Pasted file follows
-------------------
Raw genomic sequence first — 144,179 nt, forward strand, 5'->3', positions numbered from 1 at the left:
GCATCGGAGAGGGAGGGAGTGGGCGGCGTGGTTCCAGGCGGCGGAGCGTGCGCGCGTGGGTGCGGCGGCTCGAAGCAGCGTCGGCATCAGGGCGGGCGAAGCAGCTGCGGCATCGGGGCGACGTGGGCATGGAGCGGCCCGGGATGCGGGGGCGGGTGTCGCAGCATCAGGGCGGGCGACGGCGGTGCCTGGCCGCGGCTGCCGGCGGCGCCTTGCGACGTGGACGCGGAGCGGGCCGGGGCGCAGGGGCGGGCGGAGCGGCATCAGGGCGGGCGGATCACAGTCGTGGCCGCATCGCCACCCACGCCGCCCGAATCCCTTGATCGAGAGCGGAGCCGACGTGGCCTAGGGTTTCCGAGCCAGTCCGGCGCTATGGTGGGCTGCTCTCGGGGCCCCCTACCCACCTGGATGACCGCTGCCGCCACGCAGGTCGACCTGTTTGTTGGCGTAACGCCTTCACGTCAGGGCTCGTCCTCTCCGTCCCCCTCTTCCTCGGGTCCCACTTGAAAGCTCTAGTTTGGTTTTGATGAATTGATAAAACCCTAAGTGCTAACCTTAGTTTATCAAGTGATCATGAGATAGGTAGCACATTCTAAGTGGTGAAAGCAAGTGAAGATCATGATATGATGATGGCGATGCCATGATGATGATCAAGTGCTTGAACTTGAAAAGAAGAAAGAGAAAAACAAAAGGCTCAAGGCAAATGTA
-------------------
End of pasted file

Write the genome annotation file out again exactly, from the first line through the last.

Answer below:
Raw genomic sequence first — 144,179 nt, forward strand, 5'->3', positions numbered from 1 at the left:
GCATCGGAGAGGGAGGGAGTGGGCGGCGTGGTTCCAGGCGGCGGAGCGTGCGCGCGTGGGTGCGGCGGCTCGAAGCAGCGTCGGCATCAGGGCGGGCGAAGCAGCTGCGGCATCGGGGCGACGTGGGCATGGAGCGGCCCGGGATGCGGGGGCGGGTGTCGCAGCATCAGGGCGGGCGACGGCGGTGCCTGGCCGCGGCTGCCGGCGGCGCCTTGCGACGTGGACGCGGAGCGGGCCGGGGCGCAGGGGCGGGCGGAGCGGCATCAGGGCGGGCGGATCACAGTCGTGGCCGCATCGCCACCCACGCCGCCCGAATCCCTTGATCGAGAGCGGAGCCGACGTGGCCTAGGGTTTCCGAGCCAGTCCGGCGCTATGGTGGGCTGCTCTCGGGGCCCCCTACCCACCTGGATGACCGCTGCCGCCACGCAGGTCGACCTGTTTGTTGGCGTAACGCCTTCACGTCAGGGCTCGTCCTCTCCGTCCCCCTCTTCCTCGGGTCCCACTTGAAAGCTCTAGTTTGGTTTTGATGAATTGATAAAACCCTAAGTGCTAACCTTAGTTTATCAAGTGATCATGAGATAGGTAGCACATTCTAAGTGGTGAAAGCAAGTGAAGATCATGATATGATGATGGCGATGCCATGATGATGATCAAGTGCTTGAACTTGAAAAGAAGAAAGAGAAAAACAAAAGGCTCAAGGCAAATGTA